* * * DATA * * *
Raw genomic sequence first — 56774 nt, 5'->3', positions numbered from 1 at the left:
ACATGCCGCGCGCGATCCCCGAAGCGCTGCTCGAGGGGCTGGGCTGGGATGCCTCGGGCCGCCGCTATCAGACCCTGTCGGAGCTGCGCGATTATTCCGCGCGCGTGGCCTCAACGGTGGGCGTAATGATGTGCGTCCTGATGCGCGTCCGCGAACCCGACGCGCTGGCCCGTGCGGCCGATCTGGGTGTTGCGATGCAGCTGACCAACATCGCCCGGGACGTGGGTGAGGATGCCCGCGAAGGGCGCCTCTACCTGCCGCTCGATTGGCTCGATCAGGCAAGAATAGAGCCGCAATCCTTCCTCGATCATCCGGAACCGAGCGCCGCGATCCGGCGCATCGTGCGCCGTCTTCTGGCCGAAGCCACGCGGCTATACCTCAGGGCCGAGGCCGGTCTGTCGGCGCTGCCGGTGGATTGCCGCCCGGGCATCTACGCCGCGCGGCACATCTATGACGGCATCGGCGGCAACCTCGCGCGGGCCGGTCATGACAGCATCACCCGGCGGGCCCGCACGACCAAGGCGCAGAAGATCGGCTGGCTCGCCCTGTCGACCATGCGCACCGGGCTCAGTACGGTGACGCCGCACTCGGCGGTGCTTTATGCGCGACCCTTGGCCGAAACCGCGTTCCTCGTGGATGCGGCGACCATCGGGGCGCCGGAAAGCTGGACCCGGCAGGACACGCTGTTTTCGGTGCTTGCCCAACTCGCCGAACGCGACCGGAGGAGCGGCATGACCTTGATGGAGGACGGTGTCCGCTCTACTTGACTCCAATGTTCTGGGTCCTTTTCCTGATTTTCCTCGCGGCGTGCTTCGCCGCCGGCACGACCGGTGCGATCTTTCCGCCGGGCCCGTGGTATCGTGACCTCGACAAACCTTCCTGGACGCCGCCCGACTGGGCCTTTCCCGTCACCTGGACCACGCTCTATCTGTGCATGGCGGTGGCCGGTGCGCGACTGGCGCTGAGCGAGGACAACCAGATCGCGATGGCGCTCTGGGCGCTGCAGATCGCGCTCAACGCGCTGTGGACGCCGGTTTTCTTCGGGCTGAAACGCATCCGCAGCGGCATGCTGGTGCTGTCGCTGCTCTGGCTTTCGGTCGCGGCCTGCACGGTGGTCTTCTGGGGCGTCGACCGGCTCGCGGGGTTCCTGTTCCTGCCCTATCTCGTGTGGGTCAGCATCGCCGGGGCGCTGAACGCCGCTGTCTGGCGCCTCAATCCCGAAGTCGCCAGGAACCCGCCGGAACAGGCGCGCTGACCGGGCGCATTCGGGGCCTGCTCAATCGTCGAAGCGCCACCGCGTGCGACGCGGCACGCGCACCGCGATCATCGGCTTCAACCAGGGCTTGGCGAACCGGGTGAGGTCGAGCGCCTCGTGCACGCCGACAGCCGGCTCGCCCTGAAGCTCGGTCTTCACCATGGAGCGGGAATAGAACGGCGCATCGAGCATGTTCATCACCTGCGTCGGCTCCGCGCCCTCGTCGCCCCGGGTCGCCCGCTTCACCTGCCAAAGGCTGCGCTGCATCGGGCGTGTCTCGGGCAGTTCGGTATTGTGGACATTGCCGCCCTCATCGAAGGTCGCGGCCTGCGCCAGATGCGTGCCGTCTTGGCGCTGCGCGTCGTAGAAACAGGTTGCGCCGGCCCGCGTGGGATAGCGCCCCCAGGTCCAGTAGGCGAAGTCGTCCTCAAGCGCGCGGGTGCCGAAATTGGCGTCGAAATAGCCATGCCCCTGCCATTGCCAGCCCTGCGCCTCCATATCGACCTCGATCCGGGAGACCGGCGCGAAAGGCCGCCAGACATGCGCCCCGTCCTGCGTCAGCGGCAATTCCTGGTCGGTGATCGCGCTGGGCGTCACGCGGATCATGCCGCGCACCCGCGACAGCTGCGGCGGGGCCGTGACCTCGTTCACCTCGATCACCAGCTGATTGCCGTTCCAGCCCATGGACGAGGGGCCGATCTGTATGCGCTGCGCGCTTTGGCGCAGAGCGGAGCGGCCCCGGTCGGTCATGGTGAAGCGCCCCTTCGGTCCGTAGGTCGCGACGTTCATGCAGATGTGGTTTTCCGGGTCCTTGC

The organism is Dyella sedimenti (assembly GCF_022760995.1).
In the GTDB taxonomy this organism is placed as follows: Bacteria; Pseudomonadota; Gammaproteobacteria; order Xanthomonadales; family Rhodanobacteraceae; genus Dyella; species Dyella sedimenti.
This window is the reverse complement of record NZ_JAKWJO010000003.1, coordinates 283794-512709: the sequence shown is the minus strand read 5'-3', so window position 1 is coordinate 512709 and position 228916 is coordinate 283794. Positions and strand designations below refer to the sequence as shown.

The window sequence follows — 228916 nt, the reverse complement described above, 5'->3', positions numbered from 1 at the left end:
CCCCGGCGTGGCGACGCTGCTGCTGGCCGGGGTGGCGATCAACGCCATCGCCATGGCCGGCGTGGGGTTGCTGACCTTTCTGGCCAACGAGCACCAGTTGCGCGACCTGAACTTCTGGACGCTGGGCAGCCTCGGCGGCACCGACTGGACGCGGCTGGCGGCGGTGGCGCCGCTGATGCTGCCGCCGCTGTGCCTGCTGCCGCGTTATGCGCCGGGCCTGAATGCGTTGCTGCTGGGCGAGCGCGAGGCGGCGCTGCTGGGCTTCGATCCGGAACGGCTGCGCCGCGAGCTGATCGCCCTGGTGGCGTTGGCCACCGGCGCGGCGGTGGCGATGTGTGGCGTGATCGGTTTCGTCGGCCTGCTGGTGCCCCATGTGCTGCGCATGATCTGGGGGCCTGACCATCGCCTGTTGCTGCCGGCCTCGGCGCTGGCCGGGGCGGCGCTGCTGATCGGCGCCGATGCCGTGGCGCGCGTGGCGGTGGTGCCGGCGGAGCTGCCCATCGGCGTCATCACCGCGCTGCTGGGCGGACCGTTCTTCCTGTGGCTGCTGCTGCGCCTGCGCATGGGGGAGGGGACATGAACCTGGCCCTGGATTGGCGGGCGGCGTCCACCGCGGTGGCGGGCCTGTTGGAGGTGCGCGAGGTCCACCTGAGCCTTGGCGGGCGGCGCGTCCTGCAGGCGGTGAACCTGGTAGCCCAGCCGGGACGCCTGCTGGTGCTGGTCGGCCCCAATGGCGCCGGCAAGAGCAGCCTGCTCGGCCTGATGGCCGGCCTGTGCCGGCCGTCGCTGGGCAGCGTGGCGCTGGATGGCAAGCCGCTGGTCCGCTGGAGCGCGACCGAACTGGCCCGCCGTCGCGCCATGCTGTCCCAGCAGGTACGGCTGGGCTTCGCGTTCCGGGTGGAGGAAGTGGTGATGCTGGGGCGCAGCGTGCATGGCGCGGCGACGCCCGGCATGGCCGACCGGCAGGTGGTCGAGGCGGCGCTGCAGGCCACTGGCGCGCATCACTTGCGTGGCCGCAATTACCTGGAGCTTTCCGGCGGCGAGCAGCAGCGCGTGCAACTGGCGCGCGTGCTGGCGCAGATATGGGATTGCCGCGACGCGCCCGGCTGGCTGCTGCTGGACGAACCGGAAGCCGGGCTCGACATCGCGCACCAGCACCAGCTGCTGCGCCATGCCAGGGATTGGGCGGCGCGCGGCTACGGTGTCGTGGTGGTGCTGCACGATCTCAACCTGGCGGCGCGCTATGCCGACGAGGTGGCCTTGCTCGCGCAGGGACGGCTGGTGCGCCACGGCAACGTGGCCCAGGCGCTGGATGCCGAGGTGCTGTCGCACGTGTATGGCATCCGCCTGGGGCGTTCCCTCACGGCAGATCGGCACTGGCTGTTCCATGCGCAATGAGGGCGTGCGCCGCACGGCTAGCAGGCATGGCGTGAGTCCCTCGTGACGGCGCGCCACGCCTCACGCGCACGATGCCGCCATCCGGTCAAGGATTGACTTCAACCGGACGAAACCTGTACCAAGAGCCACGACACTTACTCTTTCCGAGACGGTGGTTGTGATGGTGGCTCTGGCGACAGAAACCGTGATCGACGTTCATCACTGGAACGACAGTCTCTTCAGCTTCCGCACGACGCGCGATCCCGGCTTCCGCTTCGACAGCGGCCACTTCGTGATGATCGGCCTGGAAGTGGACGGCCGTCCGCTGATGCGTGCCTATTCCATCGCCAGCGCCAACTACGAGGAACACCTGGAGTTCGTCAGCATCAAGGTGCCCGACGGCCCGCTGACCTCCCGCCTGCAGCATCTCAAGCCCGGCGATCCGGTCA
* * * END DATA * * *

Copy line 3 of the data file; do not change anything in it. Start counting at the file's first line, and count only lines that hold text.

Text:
The organism is Dyella sedimenti (assembly GCF_022760995.1).